British and American English/Related Articles

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A list of Citizendium articles, and planned articles, about British and American English.
See also changes related to British and American English, or pages that link to British and American English or to this page or whose text contains "British and American English".

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  • American English [r]: Any of the spoken and written variants of the English language originating in the United States of America; widely used around the world. [e]
  • Australia [r]: Continent in the Southern Hemisphere and the federal parliamentary nation that occupies it. [e]
  • British English [r]: Any of the spoken and written variants of the English language originating in the United Kingdom; widely used around the world, especially in current and former countries of the Commonwealth of Nations. [e]
  • Dialect [r]: Regional or social variety of a language distinguished by pronunciation, grammar, or vocabulary, especially a variety of speech differing from the standard literary language or speech pattern of the culture in which it exists. [e]
  • Diarrhea [r]: Abnormal frequency and liquidity of faecal discharges. [e]
  • English language [r]: A West Germanic language widely spoken in the United Kingdom, its territories and dependencies, Commonwealth countries and former colonial outposts of the British Empire; has developed the status of a global language. [e]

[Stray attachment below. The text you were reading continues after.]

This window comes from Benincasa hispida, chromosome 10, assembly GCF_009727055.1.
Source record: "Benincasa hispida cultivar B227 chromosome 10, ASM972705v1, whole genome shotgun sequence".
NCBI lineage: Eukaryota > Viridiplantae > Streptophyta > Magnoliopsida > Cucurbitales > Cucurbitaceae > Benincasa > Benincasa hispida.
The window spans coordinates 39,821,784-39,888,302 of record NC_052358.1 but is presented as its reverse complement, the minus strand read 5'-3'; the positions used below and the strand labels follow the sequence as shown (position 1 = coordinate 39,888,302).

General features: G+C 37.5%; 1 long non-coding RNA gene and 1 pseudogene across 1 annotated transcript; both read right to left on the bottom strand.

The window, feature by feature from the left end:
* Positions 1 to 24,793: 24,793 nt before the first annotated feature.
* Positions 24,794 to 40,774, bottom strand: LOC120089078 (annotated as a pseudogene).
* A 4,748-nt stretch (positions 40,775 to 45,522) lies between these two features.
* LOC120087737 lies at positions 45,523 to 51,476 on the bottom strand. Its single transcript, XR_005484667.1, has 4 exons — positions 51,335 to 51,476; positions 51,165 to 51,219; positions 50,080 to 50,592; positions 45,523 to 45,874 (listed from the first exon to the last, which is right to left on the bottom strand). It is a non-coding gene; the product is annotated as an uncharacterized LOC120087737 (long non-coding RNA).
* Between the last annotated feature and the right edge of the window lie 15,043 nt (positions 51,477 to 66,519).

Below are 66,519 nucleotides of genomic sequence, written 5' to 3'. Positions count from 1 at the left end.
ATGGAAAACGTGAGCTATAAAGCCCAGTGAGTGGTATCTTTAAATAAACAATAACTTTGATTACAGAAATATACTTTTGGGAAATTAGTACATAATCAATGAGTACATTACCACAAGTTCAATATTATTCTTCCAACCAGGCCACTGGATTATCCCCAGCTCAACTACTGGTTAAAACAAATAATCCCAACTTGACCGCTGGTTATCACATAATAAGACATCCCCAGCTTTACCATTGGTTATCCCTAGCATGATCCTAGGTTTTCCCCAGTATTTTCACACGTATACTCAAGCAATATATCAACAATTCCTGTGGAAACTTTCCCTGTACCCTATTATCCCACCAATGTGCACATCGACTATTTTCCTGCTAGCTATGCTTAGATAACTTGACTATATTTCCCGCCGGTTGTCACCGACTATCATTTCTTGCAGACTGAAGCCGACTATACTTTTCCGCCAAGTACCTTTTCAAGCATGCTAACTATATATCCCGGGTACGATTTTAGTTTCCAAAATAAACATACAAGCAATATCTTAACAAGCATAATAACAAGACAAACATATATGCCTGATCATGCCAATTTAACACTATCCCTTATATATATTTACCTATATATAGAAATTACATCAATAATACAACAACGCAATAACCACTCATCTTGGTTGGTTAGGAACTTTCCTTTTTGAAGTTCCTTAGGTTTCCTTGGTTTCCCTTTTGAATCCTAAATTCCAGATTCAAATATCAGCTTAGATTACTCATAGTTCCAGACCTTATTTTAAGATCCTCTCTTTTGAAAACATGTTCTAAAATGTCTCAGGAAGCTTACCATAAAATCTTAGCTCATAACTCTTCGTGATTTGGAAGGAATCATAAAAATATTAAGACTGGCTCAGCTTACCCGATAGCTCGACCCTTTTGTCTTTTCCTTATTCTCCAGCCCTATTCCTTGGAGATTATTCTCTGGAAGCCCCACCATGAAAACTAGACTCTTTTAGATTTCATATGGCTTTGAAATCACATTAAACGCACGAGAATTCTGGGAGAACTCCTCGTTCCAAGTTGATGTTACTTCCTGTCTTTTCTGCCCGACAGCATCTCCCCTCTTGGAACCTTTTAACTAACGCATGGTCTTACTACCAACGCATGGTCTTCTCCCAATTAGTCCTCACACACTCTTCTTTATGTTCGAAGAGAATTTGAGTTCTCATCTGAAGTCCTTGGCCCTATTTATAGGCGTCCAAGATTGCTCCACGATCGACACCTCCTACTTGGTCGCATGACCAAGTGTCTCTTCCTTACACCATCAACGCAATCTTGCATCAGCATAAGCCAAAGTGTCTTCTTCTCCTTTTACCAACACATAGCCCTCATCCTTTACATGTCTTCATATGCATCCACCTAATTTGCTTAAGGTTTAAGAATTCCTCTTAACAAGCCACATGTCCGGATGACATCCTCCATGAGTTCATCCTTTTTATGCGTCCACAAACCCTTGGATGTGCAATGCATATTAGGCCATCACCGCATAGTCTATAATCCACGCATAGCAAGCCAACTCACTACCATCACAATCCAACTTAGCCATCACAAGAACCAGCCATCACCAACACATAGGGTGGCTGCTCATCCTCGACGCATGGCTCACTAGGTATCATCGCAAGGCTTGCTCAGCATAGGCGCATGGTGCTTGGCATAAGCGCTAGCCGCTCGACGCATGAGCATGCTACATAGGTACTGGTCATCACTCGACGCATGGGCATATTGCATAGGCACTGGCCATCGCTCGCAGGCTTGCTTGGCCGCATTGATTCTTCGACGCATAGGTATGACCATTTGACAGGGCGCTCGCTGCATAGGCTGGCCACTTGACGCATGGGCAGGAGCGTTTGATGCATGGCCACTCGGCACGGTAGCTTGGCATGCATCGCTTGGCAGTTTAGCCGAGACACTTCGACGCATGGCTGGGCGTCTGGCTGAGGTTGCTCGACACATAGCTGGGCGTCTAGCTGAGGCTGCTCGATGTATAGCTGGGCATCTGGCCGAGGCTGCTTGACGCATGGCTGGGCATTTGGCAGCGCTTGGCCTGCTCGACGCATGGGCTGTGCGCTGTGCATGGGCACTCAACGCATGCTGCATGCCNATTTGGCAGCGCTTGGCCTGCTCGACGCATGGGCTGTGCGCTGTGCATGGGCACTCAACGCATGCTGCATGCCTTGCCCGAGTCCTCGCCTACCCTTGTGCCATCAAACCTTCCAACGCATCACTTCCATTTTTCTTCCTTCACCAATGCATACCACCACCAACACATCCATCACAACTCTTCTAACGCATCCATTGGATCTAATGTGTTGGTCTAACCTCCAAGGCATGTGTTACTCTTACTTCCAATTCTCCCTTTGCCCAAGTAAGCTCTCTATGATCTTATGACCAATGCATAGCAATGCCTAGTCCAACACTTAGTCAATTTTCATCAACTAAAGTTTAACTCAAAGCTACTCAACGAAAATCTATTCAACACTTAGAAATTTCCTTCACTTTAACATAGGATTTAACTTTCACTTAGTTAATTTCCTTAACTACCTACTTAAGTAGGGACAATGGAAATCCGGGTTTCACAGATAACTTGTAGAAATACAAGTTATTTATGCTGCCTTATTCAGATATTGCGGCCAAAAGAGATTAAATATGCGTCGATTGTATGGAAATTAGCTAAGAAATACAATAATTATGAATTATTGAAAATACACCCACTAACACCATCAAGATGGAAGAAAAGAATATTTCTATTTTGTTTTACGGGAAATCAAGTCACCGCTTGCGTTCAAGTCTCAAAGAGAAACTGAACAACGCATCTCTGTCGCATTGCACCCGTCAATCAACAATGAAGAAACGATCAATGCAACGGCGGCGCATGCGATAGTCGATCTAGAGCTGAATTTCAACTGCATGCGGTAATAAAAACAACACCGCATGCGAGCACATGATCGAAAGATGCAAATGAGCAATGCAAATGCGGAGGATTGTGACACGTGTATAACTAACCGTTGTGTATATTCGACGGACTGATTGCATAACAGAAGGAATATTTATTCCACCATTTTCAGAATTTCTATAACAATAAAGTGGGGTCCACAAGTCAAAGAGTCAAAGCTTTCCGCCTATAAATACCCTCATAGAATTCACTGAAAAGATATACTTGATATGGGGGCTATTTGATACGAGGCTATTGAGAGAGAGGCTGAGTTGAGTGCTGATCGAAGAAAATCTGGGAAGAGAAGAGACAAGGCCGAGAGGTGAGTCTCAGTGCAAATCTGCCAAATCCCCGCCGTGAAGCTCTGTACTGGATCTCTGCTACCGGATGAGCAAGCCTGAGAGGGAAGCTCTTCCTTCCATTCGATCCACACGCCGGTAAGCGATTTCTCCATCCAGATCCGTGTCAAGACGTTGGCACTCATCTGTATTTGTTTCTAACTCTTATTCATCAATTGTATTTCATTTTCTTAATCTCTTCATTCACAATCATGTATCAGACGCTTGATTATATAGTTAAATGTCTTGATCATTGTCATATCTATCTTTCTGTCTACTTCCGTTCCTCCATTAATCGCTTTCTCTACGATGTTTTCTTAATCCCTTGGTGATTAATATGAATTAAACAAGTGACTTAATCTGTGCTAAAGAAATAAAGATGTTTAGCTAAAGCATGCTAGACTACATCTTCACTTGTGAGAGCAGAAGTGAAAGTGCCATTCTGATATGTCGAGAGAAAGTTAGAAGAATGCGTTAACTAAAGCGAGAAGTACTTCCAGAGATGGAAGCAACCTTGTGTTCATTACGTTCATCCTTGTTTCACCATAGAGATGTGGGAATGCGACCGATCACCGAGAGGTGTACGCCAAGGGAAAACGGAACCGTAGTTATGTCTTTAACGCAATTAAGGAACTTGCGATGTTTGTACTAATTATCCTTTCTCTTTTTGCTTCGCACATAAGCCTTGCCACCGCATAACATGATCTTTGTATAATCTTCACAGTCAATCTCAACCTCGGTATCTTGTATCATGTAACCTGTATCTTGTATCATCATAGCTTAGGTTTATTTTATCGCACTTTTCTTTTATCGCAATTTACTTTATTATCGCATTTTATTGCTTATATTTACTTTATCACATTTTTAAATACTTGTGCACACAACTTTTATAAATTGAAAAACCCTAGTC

• English spellings [r]: Lists of English words showing pronunciation, and articles about letters. [e]
  • French language [r]: A Romance language spoken in northwestern Europe (mainly in France, Belgium, Switzerland), in Canada and in many other countries. [e]
  • Idaho [r]: 43rd state of the USA [e]
  • International Phonetic Alphabet [r]: System of phonetic notation based on the Latin alphabet, devised by the International Phonetic Association as a standardized representation of the sounds of spoken language. [e]
  • Kampala [r]: The capital city of Uganda. [e]
  • Orthography [r]: Art or study of correct spelling and grammar according to established usage. [e]
  • R (letter) [r]: The 18th letter of the English alphabet. [e]
  • Received Pronunciation [r]: British English accent that developed in educational institutions in the nineteenth century and is associated with the wealthy and powerful in the United Kingdom, rather than a geographic region, and which few British people actually use; 'refined' RP, even rarer, is colloquially referred to as 'posh'. [e]
  • San Francisco [r]: The fourth-largest city in California, and the center of the Bay Area. [e]
  • Schwa [r]: Mid-central neutral vowel, typically occurring in unstressed syllables and, in some systems of phonetic transcription, a stressed mid-central vowel. [e]
  • Spelling pronunciation [r]: Pronunciation of a word that differs from the historically established one, arising on the basis of the word's spelling. [e]